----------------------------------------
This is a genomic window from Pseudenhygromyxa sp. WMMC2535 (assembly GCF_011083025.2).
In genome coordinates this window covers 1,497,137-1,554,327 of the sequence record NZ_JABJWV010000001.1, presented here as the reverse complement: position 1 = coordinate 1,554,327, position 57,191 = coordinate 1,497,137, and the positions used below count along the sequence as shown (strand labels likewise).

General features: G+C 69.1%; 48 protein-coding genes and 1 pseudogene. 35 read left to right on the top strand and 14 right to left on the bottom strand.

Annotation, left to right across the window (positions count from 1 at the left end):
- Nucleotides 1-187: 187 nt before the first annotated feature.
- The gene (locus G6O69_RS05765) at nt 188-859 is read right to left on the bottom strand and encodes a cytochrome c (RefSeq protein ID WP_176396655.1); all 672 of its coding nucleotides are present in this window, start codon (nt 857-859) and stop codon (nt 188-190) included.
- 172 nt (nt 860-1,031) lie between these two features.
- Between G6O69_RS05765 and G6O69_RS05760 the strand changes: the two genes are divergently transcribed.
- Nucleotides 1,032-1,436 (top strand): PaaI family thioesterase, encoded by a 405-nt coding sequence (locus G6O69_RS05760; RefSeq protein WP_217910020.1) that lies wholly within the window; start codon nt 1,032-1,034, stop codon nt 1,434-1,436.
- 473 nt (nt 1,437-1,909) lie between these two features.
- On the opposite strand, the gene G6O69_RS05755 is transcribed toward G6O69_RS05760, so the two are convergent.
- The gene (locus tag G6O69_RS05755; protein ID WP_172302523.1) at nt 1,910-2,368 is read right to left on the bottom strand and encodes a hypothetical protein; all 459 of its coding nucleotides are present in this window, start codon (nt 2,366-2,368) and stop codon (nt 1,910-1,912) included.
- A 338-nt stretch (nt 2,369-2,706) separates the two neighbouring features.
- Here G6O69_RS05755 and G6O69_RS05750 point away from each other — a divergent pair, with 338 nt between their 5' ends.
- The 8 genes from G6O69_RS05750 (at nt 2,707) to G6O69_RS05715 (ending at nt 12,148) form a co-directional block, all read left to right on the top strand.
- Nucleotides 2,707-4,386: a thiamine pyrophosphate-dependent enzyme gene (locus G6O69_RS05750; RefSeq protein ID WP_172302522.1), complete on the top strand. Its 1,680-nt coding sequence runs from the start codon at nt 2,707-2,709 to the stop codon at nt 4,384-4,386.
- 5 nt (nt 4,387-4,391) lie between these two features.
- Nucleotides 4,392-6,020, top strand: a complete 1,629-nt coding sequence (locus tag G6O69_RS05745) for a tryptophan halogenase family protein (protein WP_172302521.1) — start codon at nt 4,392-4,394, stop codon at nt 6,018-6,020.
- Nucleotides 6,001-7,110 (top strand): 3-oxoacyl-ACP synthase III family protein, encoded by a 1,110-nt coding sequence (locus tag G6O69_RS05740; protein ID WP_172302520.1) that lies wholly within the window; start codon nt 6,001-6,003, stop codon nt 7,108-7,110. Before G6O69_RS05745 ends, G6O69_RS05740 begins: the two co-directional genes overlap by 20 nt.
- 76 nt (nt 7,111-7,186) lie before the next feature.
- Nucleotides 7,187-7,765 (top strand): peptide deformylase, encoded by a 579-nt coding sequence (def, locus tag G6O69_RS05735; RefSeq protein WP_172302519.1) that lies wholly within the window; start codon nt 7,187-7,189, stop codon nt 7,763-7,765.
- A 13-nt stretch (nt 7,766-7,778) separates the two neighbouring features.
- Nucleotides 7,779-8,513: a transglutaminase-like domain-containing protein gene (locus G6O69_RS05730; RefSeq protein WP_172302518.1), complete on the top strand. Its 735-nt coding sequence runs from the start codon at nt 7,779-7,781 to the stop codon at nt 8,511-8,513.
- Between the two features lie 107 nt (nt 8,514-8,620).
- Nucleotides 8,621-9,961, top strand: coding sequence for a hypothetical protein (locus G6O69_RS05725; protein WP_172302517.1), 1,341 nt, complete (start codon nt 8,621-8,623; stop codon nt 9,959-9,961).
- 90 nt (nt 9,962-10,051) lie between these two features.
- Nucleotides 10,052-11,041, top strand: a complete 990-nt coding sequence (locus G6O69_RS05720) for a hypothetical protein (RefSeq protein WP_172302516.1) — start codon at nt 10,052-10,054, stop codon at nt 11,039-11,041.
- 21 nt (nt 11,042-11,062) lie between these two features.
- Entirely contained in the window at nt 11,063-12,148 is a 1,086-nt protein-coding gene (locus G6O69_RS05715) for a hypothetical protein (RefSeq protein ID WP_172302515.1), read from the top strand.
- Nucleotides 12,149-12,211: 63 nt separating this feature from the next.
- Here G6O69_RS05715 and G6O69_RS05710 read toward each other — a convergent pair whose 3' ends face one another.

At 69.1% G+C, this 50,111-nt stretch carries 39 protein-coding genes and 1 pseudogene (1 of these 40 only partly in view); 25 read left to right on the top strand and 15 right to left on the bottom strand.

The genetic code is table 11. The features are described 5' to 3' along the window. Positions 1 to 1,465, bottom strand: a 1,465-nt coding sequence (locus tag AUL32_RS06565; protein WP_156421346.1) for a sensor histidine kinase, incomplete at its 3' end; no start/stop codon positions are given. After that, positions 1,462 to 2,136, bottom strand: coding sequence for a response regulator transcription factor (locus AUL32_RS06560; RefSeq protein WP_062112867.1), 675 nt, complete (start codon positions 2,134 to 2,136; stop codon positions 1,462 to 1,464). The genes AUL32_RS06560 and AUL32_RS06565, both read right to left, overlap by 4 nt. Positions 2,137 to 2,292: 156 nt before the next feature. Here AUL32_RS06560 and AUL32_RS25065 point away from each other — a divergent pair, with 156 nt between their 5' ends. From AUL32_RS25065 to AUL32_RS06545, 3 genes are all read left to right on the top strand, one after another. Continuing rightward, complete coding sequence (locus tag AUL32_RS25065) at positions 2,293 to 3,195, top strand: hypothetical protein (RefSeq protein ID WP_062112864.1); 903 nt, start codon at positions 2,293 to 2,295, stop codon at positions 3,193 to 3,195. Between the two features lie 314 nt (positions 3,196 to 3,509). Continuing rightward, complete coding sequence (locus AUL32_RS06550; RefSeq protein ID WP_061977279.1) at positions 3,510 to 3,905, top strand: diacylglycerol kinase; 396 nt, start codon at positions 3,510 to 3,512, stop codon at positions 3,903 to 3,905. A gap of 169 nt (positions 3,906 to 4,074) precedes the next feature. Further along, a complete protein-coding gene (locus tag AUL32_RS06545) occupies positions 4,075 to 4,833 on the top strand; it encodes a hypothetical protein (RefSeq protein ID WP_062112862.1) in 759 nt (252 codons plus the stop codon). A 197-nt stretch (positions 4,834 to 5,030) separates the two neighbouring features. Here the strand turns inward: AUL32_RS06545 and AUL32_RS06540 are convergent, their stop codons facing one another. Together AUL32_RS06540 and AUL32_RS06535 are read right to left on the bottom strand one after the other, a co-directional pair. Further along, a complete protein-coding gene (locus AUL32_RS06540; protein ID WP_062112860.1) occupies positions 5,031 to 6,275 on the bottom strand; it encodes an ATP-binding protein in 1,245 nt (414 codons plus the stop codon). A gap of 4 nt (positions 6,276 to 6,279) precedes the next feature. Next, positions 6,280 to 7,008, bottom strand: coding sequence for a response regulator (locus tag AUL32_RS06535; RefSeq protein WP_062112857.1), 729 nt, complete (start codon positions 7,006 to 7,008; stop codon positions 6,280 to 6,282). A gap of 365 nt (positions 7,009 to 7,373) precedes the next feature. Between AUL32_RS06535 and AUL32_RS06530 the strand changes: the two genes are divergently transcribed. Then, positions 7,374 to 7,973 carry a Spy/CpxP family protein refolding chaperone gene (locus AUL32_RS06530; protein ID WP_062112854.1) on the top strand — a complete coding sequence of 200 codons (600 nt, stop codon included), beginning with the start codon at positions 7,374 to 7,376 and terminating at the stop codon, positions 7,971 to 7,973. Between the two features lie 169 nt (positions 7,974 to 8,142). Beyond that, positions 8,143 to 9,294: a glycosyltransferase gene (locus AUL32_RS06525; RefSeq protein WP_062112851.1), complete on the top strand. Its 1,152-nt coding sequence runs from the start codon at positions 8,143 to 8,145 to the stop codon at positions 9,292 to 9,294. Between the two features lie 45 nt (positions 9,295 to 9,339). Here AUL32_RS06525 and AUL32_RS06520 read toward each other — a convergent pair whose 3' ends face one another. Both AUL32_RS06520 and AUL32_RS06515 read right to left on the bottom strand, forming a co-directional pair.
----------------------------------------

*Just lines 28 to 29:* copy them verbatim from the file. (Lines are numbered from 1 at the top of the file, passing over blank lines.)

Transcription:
- 21 nt (nt 11,042-11,062) lie between these two features.
- Entirely contained in the window at nt 11,063-12,148 is a 1,086-nt protein-coding gene (locus G6O69_RS05715) for a hypothetical protein (RefSeq protein ID WP_172302515.1), read from the top strand.